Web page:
The steady performance has kept Alonso in the mix and given him the opportunity to pounce when his rivals falter. For example, in last month’s European Grand Prix on the streets of Valencia, he pushed hard to keep touch with the two frontrunners and then capitalized when both retired and handed him an emotional win at home.
He also took an unlikely victory in the season’s second race when a downpour gave him the conditions to deliver a magical win in the Malaysian Grand Prix.
Not that he needs more incentive to push harder, but Alonso’s next victory will tie him with 1992 world champion Nigel Mansell in fourth overall in career F1 victories. Seven-time world champion Michael Schumacher is first with an incredible 91 victories, followed by Alain Prost at 51. Three-time world champion Ayrton Senna is third with 41.
Alonso’s first chance to equal Mansell comes in a week’s time in the Hungarian Grand Prix. When things get going on the tight and twisty Hungaroring Circuit, Alonso will be simply looking to deliver more of the same.
“In Hungary, we need to make a perfect preparation again, a perfect qualifying, because you can be starting in 12th or 13th if you make a little mistake,” he said.
“So, we need to approach the race in the same way we did the last couple of races, try to maximize what we have in Hungary and hopefully bring in some new parts that can help us in that circuit.”
Should Alonso continue to defy the odds and ultimately take his third championship despite driving in a lesser car for most of 2012, the rest of the F1 field might want to watch a different film: 1976 Oscar winner Rocky.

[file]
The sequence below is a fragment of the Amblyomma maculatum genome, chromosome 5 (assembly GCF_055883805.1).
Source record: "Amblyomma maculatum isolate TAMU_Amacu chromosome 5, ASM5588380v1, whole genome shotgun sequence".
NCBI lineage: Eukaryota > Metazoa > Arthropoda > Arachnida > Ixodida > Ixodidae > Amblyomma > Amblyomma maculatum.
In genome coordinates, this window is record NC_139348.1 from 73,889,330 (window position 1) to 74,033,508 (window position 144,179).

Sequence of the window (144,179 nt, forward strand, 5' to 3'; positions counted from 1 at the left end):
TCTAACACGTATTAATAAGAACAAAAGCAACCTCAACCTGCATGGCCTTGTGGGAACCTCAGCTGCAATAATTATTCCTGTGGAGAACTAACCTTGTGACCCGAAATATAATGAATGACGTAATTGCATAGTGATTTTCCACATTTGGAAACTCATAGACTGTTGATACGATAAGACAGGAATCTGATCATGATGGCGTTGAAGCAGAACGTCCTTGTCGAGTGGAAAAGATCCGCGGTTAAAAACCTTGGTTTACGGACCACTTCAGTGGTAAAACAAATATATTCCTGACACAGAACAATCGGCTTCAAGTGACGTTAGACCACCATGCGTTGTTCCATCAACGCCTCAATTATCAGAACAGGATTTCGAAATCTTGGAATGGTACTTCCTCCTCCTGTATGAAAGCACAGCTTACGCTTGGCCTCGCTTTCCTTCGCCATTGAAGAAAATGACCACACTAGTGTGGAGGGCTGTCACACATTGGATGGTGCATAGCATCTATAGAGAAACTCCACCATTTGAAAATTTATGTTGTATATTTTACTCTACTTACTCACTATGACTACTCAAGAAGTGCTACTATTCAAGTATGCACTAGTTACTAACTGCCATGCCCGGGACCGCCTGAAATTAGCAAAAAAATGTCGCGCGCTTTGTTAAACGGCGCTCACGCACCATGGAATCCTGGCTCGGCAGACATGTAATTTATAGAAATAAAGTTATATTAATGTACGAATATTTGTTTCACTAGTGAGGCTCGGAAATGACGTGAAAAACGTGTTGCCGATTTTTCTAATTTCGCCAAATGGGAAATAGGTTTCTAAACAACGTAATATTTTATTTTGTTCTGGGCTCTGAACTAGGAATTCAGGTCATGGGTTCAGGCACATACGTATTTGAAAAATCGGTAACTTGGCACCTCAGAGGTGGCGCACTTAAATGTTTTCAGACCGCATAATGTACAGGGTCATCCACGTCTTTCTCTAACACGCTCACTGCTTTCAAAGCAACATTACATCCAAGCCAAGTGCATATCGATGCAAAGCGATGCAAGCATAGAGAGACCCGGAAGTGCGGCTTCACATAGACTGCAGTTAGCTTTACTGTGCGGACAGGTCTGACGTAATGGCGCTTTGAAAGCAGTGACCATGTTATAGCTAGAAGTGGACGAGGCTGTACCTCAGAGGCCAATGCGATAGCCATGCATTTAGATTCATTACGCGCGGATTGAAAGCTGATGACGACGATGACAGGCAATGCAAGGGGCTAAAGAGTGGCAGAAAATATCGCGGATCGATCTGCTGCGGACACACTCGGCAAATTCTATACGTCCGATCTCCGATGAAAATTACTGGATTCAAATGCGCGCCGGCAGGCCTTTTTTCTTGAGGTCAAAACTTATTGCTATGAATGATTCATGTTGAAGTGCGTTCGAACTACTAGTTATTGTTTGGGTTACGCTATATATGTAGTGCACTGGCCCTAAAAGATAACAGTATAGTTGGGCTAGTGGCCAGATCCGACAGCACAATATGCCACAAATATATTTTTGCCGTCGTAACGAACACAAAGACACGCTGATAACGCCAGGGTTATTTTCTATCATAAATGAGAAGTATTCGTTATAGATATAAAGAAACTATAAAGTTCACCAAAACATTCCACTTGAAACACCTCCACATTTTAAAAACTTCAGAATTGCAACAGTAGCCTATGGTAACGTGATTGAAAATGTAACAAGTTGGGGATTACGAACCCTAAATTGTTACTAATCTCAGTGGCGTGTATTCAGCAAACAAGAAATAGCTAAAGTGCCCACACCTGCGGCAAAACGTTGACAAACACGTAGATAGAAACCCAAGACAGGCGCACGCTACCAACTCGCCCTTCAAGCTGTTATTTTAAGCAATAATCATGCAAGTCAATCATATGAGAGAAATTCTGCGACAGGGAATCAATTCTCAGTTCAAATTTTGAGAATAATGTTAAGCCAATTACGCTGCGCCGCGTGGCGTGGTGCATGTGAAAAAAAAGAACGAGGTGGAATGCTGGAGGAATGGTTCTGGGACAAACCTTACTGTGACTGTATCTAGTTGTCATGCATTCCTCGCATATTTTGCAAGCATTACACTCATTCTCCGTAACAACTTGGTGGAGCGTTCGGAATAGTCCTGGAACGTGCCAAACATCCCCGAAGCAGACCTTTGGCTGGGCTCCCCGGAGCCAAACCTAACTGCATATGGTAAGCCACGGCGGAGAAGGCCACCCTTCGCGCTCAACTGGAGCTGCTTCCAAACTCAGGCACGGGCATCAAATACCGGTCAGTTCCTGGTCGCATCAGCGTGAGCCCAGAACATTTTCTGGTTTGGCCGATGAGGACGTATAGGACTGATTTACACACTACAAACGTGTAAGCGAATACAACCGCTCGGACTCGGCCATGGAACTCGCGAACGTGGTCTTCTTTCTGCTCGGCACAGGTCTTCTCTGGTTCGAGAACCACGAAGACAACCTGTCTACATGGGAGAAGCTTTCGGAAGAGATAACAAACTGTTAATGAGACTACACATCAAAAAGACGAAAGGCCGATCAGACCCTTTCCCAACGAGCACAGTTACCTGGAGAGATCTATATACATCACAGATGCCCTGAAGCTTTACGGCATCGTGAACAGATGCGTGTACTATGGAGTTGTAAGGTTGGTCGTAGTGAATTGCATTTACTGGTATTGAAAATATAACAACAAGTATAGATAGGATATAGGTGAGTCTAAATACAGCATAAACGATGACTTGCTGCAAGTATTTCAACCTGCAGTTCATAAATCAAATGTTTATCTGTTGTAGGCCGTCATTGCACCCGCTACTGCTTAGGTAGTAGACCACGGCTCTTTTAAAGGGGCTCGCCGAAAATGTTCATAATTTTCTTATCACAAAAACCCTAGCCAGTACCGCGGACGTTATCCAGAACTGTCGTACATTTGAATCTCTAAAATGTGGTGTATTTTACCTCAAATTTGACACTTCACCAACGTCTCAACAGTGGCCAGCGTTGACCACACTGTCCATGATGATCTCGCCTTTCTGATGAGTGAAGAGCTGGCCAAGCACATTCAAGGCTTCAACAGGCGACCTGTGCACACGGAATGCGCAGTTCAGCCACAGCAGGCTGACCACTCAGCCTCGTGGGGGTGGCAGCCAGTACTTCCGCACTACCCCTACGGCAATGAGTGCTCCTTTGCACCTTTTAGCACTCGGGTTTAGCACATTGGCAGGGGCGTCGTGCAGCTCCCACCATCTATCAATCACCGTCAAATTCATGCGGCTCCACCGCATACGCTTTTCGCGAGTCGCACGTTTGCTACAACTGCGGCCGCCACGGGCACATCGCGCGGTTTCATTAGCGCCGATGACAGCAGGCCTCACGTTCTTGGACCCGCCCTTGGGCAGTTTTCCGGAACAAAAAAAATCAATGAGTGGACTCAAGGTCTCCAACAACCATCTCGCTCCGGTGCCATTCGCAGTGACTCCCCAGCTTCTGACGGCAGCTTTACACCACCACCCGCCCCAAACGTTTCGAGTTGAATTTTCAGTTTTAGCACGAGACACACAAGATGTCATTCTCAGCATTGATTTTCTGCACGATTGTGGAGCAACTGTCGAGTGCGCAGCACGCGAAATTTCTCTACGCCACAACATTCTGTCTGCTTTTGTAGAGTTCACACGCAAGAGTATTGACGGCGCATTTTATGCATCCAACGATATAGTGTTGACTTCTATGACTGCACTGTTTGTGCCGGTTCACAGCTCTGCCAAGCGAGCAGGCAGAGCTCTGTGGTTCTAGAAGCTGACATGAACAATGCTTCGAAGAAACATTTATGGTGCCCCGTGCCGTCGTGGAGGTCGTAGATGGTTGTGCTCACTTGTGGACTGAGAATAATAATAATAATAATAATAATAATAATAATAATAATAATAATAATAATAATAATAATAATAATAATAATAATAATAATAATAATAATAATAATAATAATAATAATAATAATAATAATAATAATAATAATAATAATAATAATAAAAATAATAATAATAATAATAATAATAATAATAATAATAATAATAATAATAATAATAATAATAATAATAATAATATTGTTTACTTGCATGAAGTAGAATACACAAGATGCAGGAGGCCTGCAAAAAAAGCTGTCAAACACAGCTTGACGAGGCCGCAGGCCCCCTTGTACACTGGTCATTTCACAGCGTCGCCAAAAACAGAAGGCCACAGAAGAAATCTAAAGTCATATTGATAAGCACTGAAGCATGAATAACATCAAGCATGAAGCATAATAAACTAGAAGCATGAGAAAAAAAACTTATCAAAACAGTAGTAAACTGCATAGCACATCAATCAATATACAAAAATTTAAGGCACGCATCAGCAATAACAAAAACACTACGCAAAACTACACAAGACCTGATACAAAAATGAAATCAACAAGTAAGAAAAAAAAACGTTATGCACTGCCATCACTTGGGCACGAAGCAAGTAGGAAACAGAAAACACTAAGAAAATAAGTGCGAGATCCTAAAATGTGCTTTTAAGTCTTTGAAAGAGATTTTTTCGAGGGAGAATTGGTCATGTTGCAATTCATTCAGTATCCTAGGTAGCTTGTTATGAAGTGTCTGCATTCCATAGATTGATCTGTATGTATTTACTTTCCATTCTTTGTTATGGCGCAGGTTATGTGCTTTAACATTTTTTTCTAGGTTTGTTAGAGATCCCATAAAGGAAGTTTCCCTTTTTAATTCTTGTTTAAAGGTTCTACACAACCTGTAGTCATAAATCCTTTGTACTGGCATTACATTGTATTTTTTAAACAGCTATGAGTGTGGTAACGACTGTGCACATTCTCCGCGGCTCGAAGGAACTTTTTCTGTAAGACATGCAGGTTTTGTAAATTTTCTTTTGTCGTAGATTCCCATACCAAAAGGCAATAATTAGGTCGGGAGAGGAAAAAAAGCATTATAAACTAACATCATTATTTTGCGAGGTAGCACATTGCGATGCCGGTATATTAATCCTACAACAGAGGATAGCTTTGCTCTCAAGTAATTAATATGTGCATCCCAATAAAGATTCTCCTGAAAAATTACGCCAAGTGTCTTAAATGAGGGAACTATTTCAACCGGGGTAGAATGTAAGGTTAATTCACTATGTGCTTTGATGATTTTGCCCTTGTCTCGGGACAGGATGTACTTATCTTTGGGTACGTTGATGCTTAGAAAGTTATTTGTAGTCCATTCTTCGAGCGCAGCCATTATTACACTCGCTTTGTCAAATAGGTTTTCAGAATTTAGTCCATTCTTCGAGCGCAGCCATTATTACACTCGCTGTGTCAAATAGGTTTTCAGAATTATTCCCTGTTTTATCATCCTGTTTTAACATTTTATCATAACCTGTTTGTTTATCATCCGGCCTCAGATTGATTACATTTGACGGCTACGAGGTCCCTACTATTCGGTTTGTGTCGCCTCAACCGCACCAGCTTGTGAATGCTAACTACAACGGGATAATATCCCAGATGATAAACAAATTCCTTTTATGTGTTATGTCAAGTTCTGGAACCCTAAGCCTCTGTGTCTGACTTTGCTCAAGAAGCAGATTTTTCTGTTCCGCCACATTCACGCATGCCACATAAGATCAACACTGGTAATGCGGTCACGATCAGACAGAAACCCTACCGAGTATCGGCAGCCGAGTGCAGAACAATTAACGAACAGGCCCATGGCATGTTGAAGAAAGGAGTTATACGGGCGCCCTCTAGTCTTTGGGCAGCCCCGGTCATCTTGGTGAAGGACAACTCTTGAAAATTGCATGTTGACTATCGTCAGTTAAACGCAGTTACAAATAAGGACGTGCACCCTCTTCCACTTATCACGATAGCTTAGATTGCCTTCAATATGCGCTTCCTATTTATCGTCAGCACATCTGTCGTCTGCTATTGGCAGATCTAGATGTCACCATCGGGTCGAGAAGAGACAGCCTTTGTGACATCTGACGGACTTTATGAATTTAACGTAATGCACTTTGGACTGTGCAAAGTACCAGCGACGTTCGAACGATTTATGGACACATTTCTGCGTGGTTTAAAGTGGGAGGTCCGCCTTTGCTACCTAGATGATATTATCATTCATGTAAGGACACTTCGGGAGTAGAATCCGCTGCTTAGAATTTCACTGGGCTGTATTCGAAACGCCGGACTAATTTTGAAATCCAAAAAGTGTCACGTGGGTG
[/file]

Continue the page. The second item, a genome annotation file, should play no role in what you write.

His rivals just might identify with one of the protagonist’s famous lines: “Who am I kiddin’? I ain’t even in the guy’s league.”
Don’t blink, you might miss something
Everything happens fast in Formula One, but Jenson Button’s pitcrew took that idea to a whole new level in the German Grand Prix. The 2009 world champion’s McLaren sat stationary for a measly 2.31 seconds in his final pitstop as his crew changed all four tires and sent him on his way.
It was the quickest pitstop in F1 history and most likely the fastest four-tire change ever.
The crew’s lightning speed also allowed Button to leapfrog rival Sebastian Vettel of Red Bull for second. Although Vettel got around the McLaren late in the race, the pass was ruled illegal and Button ended the day second.
Auf wiedersehen Michael?
With Michael Schumacher saying that he’ll decide over the summer whether to re-sign with Mercedes for another season, Sunday’s German Grand Prix may have been his final career F1 race at home.
The 2012 season has been a tough one for the seven-time champion, with retirements in half of his 10 starts so far. While things have improved in the past few races and Schumacher even scored his first pole since he returned from retirement in 2010, he is only 12th overall in the title standings. It is likely that he will again end the season being outscored by his younger teammate Nico Rosberg, who has 76 points to Schumacher’s 29 at the halfway point.
Happy birthday dear Lucas
A little more than 24 hours after Klaus Graf celebrated his 43rd birthday with a third consecutive pole position at Canadian Tire Motorsport Park in Bowmanville, Ont., his teammate Lucas Luhr went one better, giving himself the 33rd birthday present of an overall win in Sunday’s American Le Mans Series (ALMS) Grand Prix of Mosport.
The pair of Muscle Milk Pickett Racing Le Mans Prototype 1 Class drivers used the pretense of their respective birthdays to take their fourth straight victory. Despite a late 20-second stop-and-go penalty for a pitlane violation, the Honda drivers finished 10.965 seconds ahead of the Dyson Racing’s Lola-Mazda driven by Chris Dyson and Guy Smith.
In LMP2, Conquest Endurance’s Martin Plowman and David Heinemeier-Hansson were victorious, while Scott Sharp and Johannes van Overbeek of Extreme Speed Motorsports eventually took the GT Class win, but only after Flying Lizard Motorsports was disqualified for failing post-race technical inspections.